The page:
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PostPosted: Mon May 15, 2017 6:34 pm 
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Joined: Sun Mar 02, 2014 6:36 pm
Posts: 351
Location: NY USA
I have a nice Trek Madone 7.9. The seatstay has been cracked. Short story, it was my own fault with a chain that was too short, when I put on a larger cassette. The chain would just reach if you go big-ring/big-cog. I stay out of that gear. I lent the bike to a mate. I didn't even think about the problem.

Result: derailleur hangar snapped, derailleur caught in spokes, came around and smacked the seatstay. The bike didn't go down (verry low speed incident), but the stay is snapped.

This thread is not a debate of whether to fix it (or get it fixed), it's about what I am doing to fix it myself. Feel free to chime in and tell me I'm looney.

I'm rescuing the frame from the bin, and will learn some skills in the process.

Pics and story to follow.


Here is a "before" pic. It's plain to see the setup was my own fault. I took this picture last year, after building the bike up. I didn't intend to run a 32 in back, but it was possible. But it wasn't possible to cross-chain. :oops:

Quote:
Image


Here is my shopping list for this repair so far (just under $60 USD):

Hanger: http://wheelsmfg.com/derailleur-hanger-176.html
Jockey Wheels: http://www.ebay.com/itm/CNC-Aluminium-J ... 1384026130
Epoxy resin: https://www.amazon.com/gp/product/B0181MDH30
Carbon fiber fabric: (ordered unidirectional, received 2x2 twill): http://www.amazon.com/gp/product/B01DRLC5FG
Carbon fiber fabric: (plain weave. I'm very happy with this stuff) http://www.ebay.com/itm/112387583046

I'll need a new rear derailleur cable, too.

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Trek Madone 7.9 58cm 14.9lbs


Last edited by BikeAnon on Wed May 17, 2017 4:59 pm, edited 1 time in total.

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Posted: Mon May 15, 2017 6:34 pm 


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PostPosted: Mon May 15, 2017 6:50 pm 
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Joined: Sun Mar 02, 2014 6:36 pm
Posts: 351
Location: NY USA
Some pics of the "problem area". The break is visible on only the inside three sides (though you know the whole are is compromised).

The blue tape on the non-problem-side will help us keep track of where the original break is, as we go through the process.

Quote:
Image
Image
Image
Image


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Trek Madone 7.9 58cm 14.9lbs


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PostPosted: Mon May 15, 2017 7:51 pm 
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Joined: Sun Mar 02, 2014 6:36 pm
Posts: 351
Location: NY USA
Here is what it looks like, with the paint removed, and a couple of coats of the uni-directioanl CF sanded through.

This is all new to me. I sanded through the paint, and wasn't eactly sure when I was into just the carbon-fiber. I sopped sanding here. I am not removing the cracked area. I am using the original tube as the "form" for my repair. The repair won't depend on any strength from the cracked area, once it has cured.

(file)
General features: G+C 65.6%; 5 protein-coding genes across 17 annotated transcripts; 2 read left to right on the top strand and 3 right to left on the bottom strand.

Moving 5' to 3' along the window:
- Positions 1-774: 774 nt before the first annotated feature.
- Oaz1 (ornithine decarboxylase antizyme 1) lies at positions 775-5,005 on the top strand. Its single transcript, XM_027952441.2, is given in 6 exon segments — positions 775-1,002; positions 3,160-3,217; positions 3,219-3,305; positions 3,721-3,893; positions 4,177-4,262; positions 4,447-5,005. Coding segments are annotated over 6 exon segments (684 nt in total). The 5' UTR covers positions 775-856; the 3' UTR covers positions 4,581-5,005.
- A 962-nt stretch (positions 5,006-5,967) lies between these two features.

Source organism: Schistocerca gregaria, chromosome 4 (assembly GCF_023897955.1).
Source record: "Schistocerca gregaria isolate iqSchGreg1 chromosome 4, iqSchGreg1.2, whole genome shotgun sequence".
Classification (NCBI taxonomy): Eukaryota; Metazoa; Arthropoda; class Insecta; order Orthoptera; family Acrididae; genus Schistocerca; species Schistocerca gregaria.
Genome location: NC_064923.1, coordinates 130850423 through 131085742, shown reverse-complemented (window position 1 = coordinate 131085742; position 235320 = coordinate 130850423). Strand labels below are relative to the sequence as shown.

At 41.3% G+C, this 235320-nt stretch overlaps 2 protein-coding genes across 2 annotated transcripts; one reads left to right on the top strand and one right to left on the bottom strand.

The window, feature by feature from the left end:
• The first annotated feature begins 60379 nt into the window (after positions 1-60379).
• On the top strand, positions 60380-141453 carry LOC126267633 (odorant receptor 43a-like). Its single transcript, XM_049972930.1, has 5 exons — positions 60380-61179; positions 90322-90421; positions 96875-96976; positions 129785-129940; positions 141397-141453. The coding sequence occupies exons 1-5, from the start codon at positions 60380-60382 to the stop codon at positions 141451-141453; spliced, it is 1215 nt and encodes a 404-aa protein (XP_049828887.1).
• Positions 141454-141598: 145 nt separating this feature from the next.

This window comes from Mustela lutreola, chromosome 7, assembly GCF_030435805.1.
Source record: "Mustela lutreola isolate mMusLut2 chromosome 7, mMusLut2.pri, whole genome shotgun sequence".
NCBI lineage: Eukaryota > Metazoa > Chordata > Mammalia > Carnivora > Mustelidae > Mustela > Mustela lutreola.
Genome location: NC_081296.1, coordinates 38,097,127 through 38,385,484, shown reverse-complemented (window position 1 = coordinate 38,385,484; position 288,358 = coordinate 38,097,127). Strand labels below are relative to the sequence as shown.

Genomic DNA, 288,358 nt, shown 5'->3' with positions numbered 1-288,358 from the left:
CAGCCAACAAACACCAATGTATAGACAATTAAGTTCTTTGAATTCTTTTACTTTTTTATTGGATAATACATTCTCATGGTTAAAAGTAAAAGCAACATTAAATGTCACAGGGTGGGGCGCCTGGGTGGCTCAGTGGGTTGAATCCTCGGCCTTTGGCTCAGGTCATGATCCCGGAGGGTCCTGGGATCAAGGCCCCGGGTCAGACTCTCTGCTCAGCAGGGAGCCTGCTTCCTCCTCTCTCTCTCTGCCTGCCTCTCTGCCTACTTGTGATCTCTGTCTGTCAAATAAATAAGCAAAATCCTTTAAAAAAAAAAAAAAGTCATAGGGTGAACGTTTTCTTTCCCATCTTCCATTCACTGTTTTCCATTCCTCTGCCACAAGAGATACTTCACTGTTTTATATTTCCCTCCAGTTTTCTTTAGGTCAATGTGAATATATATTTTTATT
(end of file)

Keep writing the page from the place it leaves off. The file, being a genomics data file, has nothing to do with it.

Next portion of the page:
I'm confident the repair will be stronger than the original. This will introduce separate issues. Such as:
- Will the patch be so stiff, it creates a lever against where the repair ends (creating a weak spot in the transition area)?
- Will the ride be affected?
- Will the bike weigh more than 15 lbs, when complete (hey, this is WW! :wink: )?

Quote:
Image
Image


the area is now sanded with 100 grit paper, ready for what comes next.

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Trek Madone 7.9 58cm 14.9lbs


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PostPosted: Mon May 15, 2017 7:56 pm 
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Joined: Wed Jan 22, 2014 11:48 am
Posts: 2097
Location: Vienna Austria
Cool, looking forward to the next posts!


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PostPosted: Mon May 15, 2017 8:20 pm 
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Joined: Sat Oct 15, 2016 9:08 pm
Posts: 143
Perhaps you already know this, but you can use heat shrink tape to compress the carbon fiber layup, so it squeezes excess epoxy out and you get higher fiber-to-epoxy ratio, or higher strength-to-weight ratio.

Also, with regards to the transition area acting as a lever: perhaps, instead of having the transition area being vertical (as I think is the current case based on the picture), make it diagonal. The chainstay should flex up/down (normally), so having it diagonal spreads the load between the new and current fibers.


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PostPosted: Mon May 15, 2017 11:12 pm 
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Joined: Sun Mar 16, 2014 3:43 pm
Posts: 777
BikeAnon wrote:

. . . . will learn some skills in the process.


The uk shop easycomposites has a forum Talk Composites
where you can find info.

http://www.easycomposites.co.uk

http://www.talkcomposites.com


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PostPosted: Tue May 16, 2017 12:52 am 
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Joined: Sun Mar 02, 2014 6:36 pm
Posts: 351
Location: NY USA